Knowing how to balance your pressure is critical. Some cyclists prefer to have a low PSI rear tyre and this has some benefits. One of these is the resistance to rolling. Higher pressure often means that the resistance is lower.

You may prefer to have a higher PSI rear tyre and lower PSI front tyre if you ride through trails and routes in mountains and other off-road routes. More air in the rear tyre makes it easier to cycle while the lower MTB pressures in the front tyre allow improved control.

How to Know When Your Tyre PSI is Wrong

There are a number of things that can be wrong with MTB tyre pressures. It is imperative that you are able to identify what the problem is and rectify it timeously.

Pressure is Too High

Higher pressures generally seem like the way to go for beginner cyclists. However, if you are sliding around constantly and are battling to gain any traction, you may want to consider letting some air out. Slightly lower pressures can change your mountain biking experience entirely.

Pressure is Too Low

The tyre may feel pliable, you may end up losing or blowing air on pebbles or turns, and in extraordinary situations, it may roll off the rim. You can feel as if you're lugging extra weight uphill. When you drive over stones, you may hear dings or blows to your rim. If you notice that noise, increase the amount of air in the tyre. It is amazing what the correct pressure can do. Slightly higher pressures could change the ease of your ride.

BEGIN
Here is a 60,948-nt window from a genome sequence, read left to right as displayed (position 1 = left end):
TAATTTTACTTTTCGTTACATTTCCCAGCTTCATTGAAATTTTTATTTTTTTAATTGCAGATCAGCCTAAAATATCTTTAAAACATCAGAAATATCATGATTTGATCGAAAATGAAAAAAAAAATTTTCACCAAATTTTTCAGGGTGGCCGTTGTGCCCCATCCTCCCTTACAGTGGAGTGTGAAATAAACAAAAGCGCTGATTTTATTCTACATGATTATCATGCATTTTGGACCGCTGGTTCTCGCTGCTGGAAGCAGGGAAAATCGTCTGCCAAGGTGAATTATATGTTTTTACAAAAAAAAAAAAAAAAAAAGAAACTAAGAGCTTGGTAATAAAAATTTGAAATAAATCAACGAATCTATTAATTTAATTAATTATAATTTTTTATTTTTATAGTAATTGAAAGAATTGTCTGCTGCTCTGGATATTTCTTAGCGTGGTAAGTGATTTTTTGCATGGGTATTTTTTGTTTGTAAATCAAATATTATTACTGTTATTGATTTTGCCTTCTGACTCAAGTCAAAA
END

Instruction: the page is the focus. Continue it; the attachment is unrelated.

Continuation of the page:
Does Temperature Affect Pressure

At the trail, double-checking your pressure is highly recommended. The pressure might be affected by the temperature difference between inside and outside your garage. For instance, if you set your pressure in a 74-degree area, then load your bicycle into the vehicle and travel to a route where the weather is 80-90 degrees, you can check the same gauge and the pressure may end up several PSI higher than you expected simply due to the difference in air temperature.

Tyre Pressure and Performance

The final point to think about when it comes to tyre pressure deserves its own part in this post, and even then, there won't be enough room to go over every detail of how tyre pressure affects a bike's performance.

Important Variables

Grip, rolling speed, and ergonomics are the most important variables. You should be able to optimize all three parameters if you cycle with the proper pressure in your tyres. Tyre performance can be harmed by extremely high or low pressure.

Low Pressure

Low pressure generally improves traction, as mentioned before in this post. This is because it expands the contact area of the tyre on the floor. Lower PSI tyres adapt better to the terrain they're rolling on, enhancing traction.


From turning to ascending to stopping, traction is critical in a variety of scenarios. Better traction allows you to overcome your bicycle's innate proclivities in each scenario. Advancing momentum makes turning more challenging, but with the appropriate technique and cyclist input, you should be able to turn in a loose sandy corner provided your tyre grips well.